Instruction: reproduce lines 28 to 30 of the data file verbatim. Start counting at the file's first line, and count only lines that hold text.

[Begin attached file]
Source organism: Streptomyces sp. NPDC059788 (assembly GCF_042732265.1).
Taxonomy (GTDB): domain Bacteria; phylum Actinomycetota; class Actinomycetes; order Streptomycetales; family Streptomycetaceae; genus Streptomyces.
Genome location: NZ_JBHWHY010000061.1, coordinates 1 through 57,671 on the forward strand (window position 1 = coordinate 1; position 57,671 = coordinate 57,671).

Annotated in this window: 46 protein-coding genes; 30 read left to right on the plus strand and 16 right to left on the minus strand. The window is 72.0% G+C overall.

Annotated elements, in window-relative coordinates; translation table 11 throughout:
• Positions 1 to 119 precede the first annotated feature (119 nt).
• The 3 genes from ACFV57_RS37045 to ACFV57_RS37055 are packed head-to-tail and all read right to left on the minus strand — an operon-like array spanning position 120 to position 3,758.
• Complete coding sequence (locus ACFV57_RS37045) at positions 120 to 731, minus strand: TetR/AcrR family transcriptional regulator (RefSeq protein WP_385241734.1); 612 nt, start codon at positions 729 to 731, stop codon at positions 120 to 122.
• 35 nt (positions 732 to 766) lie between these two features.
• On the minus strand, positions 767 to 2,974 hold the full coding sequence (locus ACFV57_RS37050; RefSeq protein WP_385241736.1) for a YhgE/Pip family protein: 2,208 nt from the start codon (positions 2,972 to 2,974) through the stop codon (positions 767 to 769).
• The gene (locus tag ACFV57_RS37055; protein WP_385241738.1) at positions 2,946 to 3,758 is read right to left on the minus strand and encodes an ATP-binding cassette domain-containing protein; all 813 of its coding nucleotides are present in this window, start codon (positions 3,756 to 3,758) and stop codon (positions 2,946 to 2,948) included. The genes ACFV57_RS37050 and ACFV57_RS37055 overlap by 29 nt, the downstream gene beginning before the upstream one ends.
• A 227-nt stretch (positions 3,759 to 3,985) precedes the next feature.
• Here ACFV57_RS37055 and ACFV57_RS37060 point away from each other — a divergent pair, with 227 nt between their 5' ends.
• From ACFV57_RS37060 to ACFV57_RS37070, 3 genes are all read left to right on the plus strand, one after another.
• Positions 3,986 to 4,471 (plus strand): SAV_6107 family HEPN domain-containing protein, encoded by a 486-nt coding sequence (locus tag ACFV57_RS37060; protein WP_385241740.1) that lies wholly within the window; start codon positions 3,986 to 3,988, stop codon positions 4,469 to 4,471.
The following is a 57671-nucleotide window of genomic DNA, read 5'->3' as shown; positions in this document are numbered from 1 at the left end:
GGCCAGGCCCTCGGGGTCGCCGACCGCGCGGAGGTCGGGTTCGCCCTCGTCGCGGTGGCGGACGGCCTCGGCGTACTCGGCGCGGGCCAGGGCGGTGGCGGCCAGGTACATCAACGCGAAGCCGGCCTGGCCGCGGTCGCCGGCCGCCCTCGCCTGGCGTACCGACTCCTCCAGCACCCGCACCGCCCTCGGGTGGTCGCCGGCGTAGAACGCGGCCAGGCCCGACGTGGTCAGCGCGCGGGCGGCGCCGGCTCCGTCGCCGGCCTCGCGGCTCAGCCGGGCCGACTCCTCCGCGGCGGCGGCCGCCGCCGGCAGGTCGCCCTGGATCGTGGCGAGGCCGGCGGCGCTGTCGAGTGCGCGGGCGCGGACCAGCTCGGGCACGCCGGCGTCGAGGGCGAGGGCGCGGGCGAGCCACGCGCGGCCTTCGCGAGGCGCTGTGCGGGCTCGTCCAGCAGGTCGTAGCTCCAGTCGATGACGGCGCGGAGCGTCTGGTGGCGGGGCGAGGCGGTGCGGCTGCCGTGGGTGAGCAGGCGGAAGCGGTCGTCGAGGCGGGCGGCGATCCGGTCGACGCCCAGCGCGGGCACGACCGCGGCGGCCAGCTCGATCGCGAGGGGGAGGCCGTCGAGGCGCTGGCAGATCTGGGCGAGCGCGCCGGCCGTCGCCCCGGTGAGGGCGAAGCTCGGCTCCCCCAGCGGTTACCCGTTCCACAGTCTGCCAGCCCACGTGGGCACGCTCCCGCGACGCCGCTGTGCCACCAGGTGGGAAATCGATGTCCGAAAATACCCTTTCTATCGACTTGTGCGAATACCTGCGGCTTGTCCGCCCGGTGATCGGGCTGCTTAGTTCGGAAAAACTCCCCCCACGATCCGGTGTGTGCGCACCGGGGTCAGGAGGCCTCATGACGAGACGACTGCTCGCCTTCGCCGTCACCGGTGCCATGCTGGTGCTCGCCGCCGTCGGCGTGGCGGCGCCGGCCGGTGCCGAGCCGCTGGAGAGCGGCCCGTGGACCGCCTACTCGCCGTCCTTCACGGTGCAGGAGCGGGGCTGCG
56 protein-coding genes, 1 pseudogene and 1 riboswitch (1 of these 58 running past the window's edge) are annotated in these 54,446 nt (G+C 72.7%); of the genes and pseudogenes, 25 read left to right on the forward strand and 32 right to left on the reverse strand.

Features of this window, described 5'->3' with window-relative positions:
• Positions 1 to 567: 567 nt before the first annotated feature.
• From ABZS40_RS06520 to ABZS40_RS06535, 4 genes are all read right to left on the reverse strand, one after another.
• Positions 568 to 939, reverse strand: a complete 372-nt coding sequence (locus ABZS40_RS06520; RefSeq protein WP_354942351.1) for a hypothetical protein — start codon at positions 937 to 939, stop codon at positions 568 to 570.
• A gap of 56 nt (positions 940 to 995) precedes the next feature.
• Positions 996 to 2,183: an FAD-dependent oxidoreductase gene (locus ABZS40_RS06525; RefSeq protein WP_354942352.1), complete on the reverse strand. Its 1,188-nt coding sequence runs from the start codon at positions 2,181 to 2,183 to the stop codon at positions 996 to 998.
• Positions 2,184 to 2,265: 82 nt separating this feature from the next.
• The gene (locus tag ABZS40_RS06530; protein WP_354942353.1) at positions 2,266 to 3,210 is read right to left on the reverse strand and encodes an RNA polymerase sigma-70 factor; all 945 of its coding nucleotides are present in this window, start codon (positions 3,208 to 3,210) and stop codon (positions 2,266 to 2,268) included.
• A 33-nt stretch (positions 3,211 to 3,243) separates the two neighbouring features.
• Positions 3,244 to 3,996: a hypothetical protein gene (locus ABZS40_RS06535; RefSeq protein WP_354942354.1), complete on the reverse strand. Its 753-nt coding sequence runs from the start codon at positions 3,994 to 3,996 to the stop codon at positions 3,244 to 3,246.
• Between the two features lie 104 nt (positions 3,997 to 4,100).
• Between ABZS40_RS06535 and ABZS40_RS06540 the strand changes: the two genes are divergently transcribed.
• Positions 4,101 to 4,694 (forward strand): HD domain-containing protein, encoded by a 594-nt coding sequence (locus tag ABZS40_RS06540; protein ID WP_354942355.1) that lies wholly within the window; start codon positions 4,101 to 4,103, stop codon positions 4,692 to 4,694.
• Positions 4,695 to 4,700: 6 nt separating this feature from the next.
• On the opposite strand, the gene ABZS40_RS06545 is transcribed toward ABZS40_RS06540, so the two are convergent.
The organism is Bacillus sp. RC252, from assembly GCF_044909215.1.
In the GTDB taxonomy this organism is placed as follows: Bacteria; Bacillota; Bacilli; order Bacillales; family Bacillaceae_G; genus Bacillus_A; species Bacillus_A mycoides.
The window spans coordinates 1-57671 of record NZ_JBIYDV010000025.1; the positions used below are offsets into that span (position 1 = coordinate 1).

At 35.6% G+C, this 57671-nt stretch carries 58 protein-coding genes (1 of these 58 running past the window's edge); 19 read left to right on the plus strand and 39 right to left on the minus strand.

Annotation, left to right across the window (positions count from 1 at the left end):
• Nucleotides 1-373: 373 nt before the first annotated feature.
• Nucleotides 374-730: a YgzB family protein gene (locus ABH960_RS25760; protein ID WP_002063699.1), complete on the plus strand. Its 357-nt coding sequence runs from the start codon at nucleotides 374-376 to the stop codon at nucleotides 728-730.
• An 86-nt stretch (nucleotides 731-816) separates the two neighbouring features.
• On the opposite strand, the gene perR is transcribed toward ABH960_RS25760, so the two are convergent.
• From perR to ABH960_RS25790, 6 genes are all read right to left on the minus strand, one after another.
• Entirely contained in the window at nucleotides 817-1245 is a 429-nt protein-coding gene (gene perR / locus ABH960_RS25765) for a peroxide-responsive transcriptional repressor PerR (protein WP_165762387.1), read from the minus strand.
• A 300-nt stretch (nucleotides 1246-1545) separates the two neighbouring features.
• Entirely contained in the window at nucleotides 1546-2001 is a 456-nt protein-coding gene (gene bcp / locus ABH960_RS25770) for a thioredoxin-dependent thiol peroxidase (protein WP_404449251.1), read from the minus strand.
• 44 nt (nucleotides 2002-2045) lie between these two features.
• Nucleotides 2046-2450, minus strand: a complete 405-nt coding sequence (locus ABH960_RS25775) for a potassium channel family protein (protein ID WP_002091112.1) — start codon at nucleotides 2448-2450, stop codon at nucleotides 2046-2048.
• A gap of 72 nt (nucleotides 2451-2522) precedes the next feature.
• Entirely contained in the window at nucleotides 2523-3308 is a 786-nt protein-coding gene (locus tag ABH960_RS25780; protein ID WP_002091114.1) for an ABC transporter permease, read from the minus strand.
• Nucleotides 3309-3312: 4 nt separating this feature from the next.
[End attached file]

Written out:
• Positions 3,244 to 3,996: a hypothetical protein gene (locus ABZS40_RS06535; RefSeq protein WP_354942354.1), complete on the reverse strand. Its 753-nt coding sequence runs from the start codon at positions 3,994 to 3,996 to the stop codon at positions 3,244 to 3,246.
• Between the two features lie 104 nt (positions 3,997 to 4,100).
• Between ABZS40_RS06535 and ABZS40_RS06540 the strand changes: the two genes are divergently transcribed.